Let me begin by saying in no way do I believe that you can have an illness for just one year, however, I have lived with this illness now for a year and let me tell you, I would do anything to be able to switch it off.
My year began differently the year of 2018; I brought in the new year in Las Vegas on a Contiki tour with my best friend and my new found friends abroad. I was happy. I was drunk. I was young.
I went on this trip because I felt lost, I needed clarity and I remember a university lecturer once said to our class, “If you’re ever stuck or lost in life, go on a holiday and get drunk.” Eighteen-year-old me thought wow, great advice, but I’ll never need it. Fast forward five years and I was at rock bottom, booking a holiday to the States that I couldn’t overly afford but desperately needed. That’s when Vegas, New York, Orlando, Miami and LA happened. These places, this holiday provided a band-aid to my unhappiness that I desperately searched for.
This worked for roughly six weeks and then the reality of work really hit. Here I was, a teacher of a year four class standing in front of room of students wondering how the hell I was going to survive that hour, that day, that week, let alone the term or the year.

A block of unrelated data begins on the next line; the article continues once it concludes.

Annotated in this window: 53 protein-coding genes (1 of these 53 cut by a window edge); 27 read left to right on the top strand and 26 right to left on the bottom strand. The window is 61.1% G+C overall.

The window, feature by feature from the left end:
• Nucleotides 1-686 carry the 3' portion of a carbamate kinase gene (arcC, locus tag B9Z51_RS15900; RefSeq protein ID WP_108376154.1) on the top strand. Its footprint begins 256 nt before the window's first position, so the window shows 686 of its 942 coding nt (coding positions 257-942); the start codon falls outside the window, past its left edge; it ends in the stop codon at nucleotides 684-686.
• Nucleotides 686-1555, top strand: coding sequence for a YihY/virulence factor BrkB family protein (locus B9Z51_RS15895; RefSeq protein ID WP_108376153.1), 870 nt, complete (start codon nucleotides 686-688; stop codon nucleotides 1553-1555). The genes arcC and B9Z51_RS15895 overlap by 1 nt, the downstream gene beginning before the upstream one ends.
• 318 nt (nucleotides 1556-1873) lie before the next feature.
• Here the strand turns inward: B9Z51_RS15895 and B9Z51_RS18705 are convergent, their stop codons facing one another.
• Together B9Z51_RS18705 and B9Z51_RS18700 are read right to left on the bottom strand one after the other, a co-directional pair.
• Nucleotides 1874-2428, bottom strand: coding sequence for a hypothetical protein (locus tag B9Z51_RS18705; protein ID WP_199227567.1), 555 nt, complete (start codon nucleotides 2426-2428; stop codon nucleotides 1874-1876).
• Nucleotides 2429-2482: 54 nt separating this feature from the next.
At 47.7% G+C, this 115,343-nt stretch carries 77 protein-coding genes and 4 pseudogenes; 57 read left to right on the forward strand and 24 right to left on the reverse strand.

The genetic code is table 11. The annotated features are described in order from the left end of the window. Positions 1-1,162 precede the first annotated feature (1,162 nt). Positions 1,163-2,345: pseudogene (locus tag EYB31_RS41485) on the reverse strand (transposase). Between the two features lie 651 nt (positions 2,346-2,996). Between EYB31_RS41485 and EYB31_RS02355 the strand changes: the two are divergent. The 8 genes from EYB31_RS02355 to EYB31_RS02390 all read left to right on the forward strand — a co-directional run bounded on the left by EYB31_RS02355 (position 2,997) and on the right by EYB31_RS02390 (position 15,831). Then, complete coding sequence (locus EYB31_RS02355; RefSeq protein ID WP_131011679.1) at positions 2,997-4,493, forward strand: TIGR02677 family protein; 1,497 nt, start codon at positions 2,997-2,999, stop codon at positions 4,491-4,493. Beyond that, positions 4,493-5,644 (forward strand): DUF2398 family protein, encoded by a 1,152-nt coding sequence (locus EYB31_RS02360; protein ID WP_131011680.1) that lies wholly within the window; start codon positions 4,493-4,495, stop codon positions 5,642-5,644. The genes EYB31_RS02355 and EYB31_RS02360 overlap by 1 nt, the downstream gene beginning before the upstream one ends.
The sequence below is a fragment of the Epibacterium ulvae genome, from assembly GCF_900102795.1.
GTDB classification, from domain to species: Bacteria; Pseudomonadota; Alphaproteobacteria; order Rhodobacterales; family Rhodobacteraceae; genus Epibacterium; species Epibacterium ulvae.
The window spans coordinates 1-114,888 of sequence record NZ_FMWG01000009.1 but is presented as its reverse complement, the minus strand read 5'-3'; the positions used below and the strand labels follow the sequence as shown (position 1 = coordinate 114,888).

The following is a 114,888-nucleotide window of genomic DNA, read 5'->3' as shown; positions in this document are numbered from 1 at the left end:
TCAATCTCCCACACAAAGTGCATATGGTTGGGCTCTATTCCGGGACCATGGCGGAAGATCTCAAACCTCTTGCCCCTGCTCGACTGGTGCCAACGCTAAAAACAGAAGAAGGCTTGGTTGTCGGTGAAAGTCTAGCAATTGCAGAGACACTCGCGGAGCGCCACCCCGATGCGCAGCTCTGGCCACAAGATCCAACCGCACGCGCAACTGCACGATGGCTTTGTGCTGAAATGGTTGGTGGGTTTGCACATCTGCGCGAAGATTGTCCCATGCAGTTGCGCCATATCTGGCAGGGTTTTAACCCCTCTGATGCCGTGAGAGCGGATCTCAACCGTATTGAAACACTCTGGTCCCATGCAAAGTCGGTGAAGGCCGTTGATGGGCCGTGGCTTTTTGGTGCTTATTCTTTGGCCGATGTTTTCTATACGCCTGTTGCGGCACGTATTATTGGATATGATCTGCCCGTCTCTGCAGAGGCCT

I had a class that leadership liked to call ‘interesting’… the class no one wanted because of the students in it, the ‘tricky class’, the type of class that to quote a colleague, “I’d go out on stress leave if they even tried to give me that bunch.” But, I was determined to change them from ‘that class’ to a class people respected. This class of 26 students in a category six mainstream school involved almost half with disability and/or trauma of some kind. I had my work cut out for me and I was determined to succeed with them.
Then, reality hit, I was unhappy to be back from holidays, I was unhappy to be teaching, I was unhappy to wake up, I was snapping at everyone, I didn’t go out. One day, I hit rock bottom after a chair was thrown at me and a student with autism kick me. No one asked if I was OK. Three simple words could have had the power to change everything, but it was as if everyone was too afraid to ask: “Are you OK?” My site leaders certainly never asked because they knew the answer and sometimes, it was easier to turn a blind eye than admit certain students should have never been put into a classroom together.